That poem of Browning owes much of its haunting charm to this very circumstance, that the reader is never told who Childe Roland is, or why he wants to get to the Dark Tower, or what he expects to find when he does get there. There is a skillfully constructed atmosphere of Giants, and Ogres, and Hunchbacks, and the rest of the apparatus of fairy-tales; but there is no trace of the influence of Bædeker in the style. Now this is really very irritating to anybody who happens to be seriously concerned to get to that tower. I remember, as a boy, what misery I suffered over this poem. Had Browning been alive, I think I would have sought him out, so seriously did I take the Quest.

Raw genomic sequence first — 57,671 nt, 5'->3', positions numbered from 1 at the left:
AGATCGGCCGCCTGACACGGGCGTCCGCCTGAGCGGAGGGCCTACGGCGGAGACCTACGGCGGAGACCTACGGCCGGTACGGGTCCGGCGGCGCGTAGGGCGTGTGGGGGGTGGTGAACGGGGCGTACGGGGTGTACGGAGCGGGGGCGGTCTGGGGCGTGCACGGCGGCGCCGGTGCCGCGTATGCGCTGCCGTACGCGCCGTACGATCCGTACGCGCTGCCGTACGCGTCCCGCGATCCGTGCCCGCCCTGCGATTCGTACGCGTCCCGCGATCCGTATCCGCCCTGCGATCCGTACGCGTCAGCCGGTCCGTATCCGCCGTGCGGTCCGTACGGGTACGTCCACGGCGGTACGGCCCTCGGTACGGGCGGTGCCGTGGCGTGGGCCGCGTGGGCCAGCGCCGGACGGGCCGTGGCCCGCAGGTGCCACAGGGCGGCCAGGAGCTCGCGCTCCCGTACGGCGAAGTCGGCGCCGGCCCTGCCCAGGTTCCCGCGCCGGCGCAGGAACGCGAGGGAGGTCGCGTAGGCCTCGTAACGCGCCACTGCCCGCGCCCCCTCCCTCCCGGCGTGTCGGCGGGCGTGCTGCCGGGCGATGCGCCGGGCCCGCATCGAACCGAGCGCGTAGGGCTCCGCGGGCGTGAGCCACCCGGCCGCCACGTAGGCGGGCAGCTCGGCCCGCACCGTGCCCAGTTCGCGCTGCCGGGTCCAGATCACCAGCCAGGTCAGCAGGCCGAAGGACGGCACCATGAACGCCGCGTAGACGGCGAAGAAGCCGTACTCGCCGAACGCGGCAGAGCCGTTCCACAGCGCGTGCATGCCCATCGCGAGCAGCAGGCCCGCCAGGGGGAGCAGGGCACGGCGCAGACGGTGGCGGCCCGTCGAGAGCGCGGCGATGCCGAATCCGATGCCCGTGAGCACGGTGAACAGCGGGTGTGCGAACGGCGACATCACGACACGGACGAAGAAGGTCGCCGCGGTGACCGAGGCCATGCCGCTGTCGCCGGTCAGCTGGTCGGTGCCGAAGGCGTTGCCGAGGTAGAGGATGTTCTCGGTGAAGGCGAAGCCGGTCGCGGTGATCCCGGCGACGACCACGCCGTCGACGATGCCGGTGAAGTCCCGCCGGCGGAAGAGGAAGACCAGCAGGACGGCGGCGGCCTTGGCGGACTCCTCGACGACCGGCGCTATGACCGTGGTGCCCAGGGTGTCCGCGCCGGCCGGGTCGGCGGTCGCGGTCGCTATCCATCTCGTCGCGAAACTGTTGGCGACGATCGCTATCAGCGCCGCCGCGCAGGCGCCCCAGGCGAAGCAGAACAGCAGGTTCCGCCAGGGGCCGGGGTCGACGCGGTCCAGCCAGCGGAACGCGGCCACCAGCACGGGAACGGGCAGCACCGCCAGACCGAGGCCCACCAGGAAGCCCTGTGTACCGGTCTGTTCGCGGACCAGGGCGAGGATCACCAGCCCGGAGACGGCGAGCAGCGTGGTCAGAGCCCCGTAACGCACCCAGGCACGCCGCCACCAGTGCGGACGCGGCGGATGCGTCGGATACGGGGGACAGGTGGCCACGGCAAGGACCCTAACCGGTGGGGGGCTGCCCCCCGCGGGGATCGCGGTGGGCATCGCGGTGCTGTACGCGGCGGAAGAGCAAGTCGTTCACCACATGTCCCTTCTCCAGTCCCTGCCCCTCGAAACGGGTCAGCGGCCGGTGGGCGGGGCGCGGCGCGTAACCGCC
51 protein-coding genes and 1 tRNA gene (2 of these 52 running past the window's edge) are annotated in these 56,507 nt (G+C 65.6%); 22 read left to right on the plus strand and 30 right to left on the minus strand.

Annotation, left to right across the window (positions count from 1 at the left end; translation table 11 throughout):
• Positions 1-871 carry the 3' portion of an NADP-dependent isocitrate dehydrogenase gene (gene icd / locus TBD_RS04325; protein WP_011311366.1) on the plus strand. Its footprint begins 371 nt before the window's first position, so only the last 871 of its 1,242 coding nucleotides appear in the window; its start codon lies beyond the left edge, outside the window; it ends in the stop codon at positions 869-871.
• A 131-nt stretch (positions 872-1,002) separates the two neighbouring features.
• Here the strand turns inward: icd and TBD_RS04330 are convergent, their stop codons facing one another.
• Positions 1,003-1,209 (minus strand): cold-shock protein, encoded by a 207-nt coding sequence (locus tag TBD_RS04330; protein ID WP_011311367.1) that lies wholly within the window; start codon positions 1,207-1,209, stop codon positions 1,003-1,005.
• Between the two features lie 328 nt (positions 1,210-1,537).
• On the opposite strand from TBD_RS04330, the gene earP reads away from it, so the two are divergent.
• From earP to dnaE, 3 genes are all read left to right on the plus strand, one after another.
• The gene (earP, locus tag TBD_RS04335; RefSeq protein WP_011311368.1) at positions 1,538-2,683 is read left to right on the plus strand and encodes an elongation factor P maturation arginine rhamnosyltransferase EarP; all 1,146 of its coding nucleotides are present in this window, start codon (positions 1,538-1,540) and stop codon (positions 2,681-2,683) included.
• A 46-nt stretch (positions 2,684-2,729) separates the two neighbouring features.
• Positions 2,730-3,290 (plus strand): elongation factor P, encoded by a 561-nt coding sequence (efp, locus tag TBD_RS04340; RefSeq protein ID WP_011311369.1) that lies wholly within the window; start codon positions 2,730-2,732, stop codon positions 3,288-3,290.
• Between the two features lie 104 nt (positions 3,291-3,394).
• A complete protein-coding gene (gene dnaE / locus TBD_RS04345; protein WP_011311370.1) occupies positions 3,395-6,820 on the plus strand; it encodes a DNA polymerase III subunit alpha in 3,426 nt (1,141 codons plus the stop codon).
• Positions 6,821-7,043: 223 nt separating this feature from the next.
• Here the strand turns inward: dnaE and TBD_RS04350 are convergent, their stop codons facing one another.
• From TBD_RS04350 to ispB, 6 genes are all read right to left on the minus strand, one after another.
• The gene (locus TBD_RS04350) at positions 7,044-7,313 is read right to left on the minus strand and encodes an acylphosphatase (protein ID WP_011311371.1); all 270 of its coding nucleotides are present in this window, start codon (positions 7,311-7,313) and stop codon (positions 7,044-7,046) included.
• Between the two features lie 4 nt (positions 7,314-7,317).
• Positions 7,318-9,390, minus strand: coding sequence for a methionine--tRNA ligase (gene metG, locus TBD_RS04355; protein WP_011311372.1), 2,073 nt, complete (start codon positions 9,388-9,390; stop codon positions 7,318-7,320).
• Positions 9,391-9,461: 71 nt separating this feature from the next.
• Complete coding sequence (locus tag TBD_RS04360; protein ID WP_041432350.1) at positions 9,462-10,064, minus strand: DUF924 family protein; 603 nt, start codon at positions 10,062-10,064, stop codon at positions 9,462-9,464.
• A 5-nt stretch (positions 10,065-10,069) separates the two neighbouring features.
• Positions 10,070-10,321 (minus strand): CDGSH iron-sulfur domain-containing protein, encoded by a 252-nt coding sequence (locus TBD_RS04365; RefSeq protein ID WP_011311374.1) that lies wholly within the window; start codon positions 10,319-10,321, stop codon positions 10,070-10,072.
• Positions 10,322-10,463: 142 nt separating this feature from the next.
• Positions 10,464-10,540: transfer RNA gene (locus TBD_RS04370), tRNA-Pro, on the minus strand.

There’s always been disaster and war, ups and downs, dark ages and golden eras. It’s not the first time that something’s wiped out a big chunk of life on the planet, either. But each time that happens and the world recovers, some species don’t make it. This time it just might be us.
Jackie: That’s a cut, Zoey. It’s not an existential crisis.
Zoey: Everything happens for a reason.
Jackie: Sometimes that reason is bad plumbing.
Abe Sylvia, Nurse Jackie, s05e06